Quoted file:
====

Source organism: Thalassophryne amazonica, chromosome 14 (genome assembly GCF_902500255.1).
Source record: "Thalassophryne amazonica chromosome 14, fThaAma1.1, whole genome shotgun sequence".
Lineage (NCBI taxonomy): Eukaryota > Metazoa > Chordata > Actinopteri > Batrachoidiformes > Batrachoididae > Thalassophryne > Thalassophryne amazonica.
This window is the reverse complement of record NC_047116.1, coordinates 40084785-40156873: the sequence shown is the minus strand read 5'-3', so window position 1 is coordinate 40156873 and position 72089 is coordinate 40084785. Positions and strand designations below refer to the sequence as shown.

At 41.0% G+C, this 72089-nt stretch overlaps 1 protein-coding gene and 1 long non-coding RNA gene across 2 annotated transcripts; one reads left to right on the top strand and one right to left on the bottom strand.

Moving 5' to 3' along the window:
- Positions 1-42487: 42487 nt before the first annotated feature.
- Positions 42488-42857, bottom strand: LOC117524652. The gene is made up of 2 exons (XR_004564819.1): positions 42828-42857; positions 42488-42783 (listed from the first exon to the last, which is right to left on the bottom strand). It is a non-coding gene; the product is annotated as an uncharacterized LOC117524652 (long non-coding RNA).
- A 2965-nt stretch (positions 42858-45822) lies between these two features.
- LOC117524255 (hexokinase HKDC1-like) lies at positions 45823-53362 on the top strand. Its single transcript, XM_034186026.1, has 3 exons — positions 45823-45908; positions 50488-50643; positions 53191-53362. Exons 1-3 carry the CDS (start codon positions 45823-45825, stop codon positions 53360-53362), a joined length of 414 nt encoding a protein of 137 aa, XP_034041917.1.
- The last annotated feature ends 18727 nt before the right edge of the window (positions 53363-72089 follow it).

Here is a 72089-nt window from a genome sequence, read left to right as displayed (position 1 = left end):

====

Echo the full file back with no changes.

Source organism: Thalassophryne amazonica, chromosome 14 (genome assembly GCF_902500255.1).
Source record: "Thalassophryne amazonica chromosome 14, fThaAma1.1, whole genome shotgun sequence".
Lineage (NCBI taxonomy): Eukaryota > Metazoa > Chordata > Actinopteri > Batrachoidiformes > Batrachoididae > Thalassophryne > Thalassophryne amazonica.
This window is the reverse complement of record NC_047116.1, coordinates 40084785-40156873: the sequence shown is the minus strand read 5'-3', so window position 1 is coordinate 40156873 and position 72089 is coordinate 40084785. Positions and strand designations below refer to the sequence as shown.

At 41.0% G+C, this 72089-nt stretch overlaps 1 protein-coding gene and 1 long non-coding RNA gene across 2 annotated transcripts; one reads left to right on the top strand and one right to left on the bottom strand.

Moving 5' to 3' along the window:
- Positions 1-42487: 42487 nt before the first annotated feature.
- Positions 42488-42857, bottom strand: LOC117524652. The gene is made up of 2 exons (XR_004564819.1): positions 42828-42857; positions 42488-42783 (listed from the first exon to the last, which is right to left on the bottom strand). It is a non-coding gene; the product is annotated as an uncharacterized LOC117524652 (long non-coding RNA).
- A 2965-nt stretch (positions 42858-45822) lies between these two features.
- LOC117524255 (hexokinase HKDC1-like) lies at positions 45823-53362 on the top strand. Its single transcript, XM_034186026.1, has 3 exons — positions 45823-45908; positions 50488-50643; positions 53191-53362. Exons 1-3 carry the CDS (start codon positions 45823-45825, stop codon positions 53360-53362), a joined length of 414 nt encoding a protein of 137 aa, XP_034041917.1.
- The last annotated feature ends 18727 nt before the right edge of the window (positions 53363-72089 follow it).

Here is a 72089-nt window from a genome sequence, read left to right as displayed (position 1 = left end):